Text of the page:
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Novel uses of OWW
MIT undergrads have recently been adding new data to OpenWetWare in the form of on-line lab entries and protocol updates. This years students in Biological Engineering introductory lab class BE.109 are signing up for accounts on the wiki system originally designed for open protocol sharing. Along with other course material, experimental results like gel images are uploaded to the site each week and students encouraged to comment, edit and discuss the protocols and procedures. "We hope students will see themselves as responsible participants in the investigative process" says Natalie Kuldell, an instructor on the course. This is just one example of the Wiki being used for more that just lab web pages. By adding course information to the wiki, students are able to document their work, develop research ideas and interact with their lab partners. Because there is a lasting record of the changes, the Wiki will continue to improve the class for future students.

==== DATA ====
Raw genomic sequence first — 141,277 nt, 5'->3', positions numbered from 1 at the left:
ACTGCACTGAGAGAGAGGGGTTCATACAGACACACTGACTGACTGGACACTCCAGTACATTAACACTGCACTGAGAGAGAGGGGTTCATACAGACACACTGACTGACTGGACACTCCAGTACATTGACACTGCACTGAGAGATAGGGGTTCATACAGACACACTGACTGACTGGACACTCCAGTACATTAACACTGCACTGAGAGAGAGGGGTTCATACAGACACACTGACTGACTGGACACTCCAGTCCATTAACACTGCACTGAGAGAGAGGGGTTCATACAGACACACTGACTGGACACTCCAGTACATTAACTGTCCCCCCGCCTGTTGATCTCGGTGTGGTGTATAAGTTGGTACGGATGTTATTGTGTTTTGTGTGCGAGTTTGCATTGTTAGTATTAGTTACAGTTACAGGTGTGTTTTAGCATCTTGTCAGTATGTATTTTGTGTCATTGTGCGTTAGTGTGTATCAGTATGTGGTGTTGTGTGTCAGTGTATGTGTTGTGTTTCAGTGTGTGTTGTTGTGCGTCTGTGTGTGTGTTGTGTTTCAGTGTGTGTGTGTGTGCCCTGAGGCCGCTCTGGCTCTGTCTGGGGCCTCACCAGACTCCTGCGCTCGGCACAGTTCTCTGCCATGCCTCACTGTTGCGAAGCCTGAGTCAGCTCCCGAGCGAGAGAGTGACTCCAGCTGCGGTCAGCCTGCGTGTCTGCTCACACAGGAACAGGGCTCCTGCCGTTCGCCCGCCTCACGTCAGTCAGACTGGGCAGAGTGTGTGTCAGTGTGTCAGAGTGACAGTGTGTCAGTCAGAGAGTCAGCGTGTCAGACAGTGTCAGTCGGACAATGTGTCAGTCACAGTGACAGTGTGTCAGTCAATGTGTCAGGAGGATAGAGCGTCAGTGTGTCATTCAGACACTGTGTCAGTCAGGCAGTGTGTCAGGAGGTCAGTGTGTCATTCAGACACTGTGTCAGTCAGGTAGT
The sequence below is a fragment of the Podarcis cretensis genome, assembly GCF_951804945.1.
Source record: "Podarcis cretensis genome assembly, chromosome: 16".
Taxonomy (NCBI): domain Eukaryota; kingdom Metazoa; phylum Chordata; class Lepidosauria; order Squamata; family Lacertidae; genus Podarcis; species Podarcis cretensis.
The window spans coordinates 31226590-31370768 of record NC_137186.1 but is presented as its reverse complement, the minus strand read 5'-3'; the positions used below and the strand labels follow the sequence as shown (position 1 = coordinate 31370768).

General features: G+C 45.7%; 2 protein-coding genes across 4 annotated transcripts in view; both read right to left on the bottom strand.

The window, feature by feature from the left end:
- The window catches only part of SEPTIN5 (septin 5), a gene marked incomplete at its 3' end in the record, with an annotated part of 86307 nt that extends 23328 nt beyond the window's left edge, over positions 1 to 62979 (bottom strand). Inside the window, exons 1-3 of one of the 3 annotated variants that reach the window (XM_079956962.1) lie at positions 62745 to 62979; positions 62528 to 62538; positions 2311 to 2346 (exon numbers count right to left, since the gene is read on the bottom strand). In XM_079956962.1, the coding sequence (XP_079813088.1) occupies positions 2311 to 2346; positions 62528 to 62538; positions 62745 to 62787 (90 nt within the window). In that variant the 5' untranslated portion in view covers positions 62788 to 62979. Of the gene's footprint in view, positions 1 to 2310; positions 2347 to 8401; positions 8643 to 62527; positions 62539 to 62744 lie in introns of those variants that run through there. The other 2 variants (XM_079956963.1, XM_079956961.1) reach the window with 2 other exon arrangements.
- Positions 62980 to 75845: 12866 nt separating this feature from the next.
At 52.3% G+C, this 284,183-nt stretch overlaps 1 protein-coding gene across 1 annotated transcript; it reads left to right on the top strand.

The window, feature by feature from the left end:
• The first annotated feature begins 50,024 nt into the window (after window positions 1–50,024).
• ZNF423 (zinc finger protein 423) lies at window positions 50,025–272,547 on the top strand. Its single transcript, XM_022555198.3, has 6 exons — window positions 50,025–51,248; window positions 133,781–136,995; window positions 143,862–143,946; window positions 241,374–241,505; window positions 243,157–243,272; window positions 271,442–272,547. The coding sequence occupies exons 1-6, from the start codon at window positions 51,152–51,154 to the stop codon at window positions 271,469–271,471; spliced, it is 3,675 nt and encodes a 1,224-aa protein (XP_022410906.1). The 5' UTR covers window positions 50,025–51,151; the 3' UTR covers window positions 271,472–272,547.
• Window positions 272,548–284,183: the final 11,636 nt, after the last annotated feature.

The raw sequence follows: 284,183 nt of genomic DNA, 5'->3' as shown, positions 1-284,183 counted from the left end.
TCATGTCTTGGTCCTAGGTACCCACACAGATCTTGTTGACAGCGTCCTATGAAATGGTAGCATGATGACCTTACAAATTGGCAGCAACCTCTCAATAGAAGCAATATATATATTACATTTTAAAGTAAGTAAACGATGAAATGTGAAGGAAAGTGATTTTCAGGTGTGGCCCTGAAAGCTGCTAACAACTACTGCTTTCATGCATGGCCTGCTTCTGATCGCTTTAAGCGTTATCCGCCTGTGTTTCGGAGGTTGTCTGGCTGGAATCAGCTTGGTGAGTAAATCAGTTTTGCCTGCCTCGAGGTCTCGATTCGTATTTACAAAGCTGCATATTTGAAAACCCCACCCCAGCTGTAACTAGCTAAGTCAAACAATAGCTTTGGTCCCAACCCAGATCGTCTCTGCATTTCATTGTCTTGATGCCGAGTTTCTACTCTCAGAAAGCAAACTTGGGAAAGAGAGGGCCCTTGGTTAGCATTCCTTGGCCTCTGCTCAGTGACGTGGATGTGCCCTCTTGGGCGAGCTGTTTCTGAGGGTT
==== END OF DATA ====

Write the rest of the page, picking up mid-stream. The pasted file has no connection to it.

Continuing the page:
OpenWetWare, which launched last year, now hosts over 30 different lab web pages from 18 different universities. This is the 4th course that has moved its content onto the wiki and others are set to follow according to MIT's Drew Endy, one of the course instructors. All users are welcome to add their course material to OWW.
This story highlights the best of OWW.
The latest OWW logo ideas have just been posted. The OWW steering committee who are responsible for the development of the wiki, have been collecting feedback from since the beginning of the year. After the 5th round of images from graphic designer Jen Cook-Chrysos, the opportunity to give feedback is coming to a close. The new logo is likely to accompany a new look to the OWW main page. Everyone is encouraged to leave feedback and to be part of the OWW community.
This is an OWW highlight